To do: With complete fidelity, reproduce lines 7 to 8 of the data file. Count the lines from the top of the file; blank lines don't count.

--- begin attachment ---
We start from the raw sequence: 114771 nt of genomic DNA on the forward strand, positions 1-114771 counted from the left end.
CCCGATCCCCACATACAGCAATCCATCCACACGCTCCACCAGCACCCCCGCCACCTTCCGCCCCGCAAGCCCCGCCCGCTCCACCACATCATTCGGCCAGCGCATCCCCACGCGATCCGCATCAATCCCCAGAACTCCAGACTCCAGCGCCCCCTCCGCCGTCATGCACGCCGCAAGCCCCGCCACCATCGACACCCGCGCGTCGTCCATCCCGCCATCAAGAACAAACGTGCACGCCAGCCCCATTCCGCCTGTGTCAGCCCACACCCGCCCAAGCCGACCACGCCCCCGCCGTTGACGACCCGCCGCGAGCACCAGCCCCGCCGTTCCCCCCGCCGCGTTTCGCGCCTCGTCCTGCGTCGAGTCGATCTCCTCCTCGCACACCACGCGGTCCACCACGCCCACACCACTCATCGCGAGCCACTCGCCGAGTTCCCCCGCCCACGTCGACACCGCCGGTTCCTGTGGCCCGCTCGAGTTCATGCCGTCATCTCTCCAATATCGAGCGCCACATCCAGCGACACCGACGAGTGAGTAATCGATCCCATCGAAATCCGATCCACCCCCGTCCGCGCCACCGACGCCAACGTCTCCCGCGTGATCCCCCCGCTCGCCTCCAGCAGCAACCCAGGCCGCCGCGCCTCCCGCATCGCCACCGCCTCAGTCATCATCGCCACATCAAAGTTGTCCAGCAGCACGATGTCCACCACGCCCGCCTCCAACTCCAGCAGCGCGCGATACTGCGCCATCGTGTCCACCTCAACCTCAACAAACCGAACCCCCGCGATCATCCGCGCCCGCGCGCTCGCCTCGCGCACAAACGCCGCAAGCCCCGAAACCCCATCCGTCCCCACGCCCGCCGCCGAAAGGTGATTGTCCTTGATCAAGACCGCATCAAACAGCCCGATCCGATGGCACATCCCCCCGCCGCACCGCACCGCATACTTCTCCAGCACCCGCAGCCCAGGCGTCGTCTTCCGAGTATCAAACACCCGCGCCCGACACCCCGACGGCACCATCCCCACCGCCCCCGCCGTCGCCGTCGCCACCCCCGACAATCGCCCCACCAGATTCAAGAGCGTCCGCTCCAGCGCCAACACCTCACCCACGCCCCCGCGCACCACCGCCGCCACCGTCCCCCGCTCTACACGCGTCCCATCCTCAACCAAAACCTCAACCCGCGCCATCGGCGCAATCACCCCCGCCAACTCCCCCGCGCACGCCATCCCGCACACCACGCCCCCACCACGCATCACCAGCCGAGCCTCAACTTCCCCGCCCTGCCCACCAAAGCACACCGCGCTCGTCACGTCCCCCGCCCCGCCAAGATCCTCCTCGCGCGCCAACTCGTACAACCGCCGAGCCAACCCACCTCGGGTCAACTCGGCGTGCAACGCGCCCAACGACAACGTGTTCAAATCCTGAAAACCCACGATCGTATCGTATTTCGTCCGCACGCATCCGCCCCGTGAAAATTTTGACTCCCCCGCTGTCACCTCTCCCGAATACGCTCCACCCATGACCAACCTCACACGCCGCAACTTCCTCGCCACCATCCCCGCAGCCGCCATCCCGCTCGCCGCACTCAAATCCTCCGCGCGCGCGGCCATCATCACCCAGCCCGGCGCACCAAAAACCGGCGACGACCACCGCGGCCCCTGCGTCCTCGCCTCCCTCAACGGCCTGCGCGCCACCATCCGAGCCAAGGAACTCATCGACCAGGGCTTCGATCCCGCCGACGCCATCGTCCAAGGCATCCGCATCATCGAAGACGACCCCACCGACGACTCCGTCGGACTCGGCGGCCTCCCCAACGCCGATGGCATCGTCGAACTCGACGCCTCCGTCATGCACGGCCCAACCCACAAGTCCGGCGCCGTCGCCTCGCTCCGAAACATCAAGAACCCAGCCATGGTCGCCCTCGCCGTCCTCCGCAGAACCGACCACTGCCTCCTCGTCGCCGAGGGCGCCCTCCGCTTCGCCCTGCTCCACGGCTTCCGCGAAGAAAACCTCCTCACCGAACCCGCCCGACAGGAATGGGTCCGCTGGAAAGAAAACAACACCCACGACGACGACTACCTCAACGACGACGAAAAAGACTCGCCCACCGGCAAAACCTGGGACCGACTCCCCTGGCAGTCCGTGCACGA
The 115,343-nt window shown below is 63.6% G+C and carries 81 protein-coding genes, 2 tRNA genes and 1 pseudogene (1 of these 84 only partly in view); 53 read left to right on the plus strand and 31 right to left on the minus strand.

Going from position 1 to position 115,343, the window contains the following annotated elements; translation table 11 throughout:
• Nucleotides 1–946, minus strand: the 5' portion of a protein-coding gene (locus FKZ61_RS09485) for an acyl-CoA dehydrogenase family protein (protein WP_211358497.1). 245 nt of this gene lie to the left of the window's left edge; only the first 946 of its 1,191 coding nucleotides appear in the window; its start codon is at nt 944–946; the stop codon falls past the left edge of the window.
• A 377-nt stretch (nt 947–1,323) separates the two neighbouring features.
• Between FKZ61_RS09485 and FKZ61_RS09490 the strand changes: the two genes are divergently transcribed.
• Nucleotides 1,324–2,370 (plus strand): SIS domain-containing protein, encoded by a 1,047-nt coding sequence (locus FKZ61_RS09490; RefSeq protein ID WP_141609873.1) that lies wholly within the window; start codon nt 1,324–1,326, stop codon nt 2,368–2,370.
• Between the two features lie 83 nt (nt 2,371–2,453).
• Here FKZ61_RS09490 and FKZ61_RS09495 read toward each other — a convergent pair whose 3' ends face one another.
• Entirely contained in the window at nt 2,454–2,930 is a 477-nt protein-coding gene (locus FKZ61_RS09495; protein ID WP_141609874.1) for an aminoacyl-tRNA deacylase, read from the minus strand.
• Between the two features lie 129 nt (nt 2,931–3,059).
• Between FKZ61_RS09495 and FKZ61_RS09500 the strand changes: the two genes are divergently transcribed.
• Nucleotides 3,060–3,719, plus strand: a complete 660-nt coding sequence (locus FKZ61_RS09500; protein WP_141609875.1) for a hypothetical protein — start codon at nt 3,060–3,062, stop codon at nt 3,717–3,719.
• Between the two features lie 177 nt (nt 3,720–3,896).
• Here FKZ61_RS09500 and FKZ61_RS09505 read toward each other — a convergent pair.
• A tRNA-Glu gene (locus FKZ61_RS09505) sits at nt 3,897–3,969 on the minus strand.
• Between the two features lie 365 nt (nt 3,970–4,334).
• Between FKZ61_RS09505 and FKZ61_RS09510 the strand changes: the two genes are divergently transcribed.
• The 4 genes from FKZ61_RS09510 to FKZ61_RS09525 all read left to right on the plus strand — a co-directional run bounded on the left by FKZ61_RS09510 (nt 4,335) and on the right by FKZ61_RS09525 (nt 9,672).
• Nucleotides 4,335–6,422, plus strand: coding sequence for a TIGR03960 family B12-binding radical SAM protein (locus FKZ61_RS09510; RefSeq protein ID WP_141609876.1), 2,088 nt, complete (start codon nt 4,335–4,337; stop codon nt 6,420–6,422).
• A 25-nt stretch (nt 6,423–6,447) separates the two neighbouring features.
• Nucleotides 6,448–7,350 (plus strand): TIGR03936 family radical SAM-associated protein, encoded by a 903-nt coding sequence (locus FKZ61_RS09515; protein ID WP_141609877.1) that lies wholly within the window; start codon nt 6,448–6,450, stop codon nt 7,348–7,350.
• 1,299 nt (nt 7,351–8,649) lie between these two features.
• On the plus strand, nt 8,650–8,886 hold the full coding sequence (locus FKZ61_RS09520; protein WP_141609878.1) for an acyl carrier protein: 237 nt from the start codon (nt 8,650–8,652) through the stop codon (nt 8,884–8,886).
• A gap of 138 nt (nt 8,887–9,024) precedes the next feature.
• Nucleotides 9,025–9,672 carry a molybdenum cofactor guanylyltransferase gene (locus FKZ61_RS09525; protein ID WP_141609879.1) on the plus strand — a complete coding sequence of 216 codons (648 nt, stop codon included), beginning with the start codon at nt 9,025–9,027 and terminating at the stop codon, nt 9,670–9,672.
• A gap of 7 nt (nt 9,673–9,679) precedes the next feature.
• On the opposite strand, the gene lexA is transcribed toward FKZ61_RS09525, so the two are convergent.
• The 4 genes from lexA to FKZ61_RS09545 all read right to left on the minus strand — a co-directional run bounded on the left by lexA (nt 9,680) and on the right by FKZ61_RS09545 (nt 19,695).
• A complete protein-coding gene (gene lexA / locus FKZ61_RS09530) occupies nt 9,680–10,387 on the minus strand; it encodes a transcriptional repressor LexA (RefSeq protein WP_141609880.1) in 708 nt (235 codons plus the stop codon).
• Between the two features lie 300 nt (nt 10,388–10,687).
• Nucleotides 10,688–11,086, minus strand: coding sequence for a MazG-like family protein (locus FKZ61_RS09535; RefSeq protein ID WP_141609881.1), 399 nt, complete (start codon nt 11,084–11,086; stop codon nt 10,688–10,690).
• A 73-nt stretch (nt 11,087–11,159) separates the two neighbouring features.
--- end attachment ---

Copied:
• Between FKZ61_RS09485 and FKZ61_RS09490 the strand changes: the two genes are divergently transcribed.
• Nucleotides 1,324–2,370 (plus strand): SIS domain-containing protein, encoded by a 1,047-nt coding sequence (locus FKZ61_RS09490; RefSeq protein ID WP_141609873.1) that lies wholly within the window; start codon nt 1,324–1,326, stop codon nt 2,368–2,370.